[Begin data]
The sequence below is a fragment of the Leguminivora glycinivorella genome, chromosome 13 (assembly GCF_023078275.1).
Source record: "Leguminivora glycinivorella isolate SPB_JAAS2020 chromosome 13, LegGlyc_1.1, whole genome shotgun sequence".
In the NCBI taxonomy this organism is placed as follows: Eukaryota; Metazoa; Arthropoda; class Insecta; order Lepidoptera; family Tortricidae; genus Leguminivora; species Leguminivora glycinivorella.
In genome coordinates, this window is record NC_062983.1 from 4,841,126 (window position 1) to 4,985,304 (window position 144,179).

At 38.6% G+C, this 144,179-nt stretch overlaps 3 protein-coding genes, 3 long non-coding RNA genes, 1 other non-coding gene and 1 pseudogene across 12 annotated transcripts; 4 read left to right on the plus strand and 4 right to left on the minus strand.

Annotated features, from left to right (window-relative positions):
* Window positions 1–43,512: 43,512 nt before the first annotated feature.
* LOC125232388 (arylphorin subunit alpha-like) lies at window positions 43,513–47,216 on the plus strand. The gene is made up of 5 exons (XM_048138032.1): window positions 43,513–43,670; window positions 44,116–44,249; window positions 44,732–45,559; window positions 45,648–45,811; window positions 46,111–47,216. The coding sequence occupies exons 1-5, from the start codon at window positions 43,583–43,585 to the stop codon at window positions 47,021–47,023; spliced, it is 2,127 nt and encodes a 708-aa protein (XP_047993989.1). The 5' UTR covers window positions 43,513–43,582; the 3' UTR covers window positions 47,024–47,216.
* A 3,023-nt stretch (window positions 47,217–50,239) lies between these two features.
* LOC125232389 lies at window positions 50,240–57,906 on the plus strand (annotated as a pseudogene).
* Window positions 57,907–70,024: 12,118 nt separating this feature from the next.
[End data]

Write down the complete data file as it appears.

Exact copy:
The sequence below is a fragment of the Leguminivora glycinivorella genome, chromosome 13 (assembly GCF_023078275.1).
Source record: "Leguminivora glycinivorella isolate SPB_JAAS2020 chromosome 13, LegGlyc_1.1, whole genome shotgun sequence".
In the NCBI taxonomy this organism is placed as follows: Eukaryota; Metazoa; Arthropoda; class Insecta; order Lepidoptera; family Tortricidae; genus Leguminivora; species Leguminivora glycinivorella.
In genome coordinates, this window is record NC_062983.1 from 4,841,126 (window position 1) to 4,985,304 (window position 144,179).

At 38.6% G+C, this 144,179-nt stretch overlaps 3 protein-coding genes, 3 long non-coding RNA genes, 1 other non-coding gene and 1 pseudogene across 12 annotated transcripts; 4 read left to right on the plus strand and 4 right to left on the minus strand.

Annotated features, from left to right (window-relative positions):
* Window positions 1–43,512: 43,512 nt before the first annotated feature.
* LOC125232388 (arylphorin subunit alpha-like) lies at window positions 43,513–47,216 on the plus strand. The gene is made up of 5 exons (XM_048138032.1): window positions 43,513–43,670; window positions 44,116–44,249; window positions 44,732–45,559; window positions 45,648–45,811; window positions 46,111–47,216. The coding sequence occupies exons 1-5, from the start codon at window positions 43,583–43,585 to the stop codon at window positions 47,021–47,023; spliced, it is 2,127 nt and encodes a 708-aa protein (XP_047993989.1). The 5' UTR covers window positions 43,513–43,582; the 3' UTR covers window positions 47,024–47,216.
* A 3,023-nt stretch (window positions 47,217–50,239) lies between these two features.
* LOC125232389 lies at window positions 50,240–57,906 on the plus strand (annotated as a pseudogene).
* Window positions 57,907–70,024: 12,118 nt separating this feature from the next.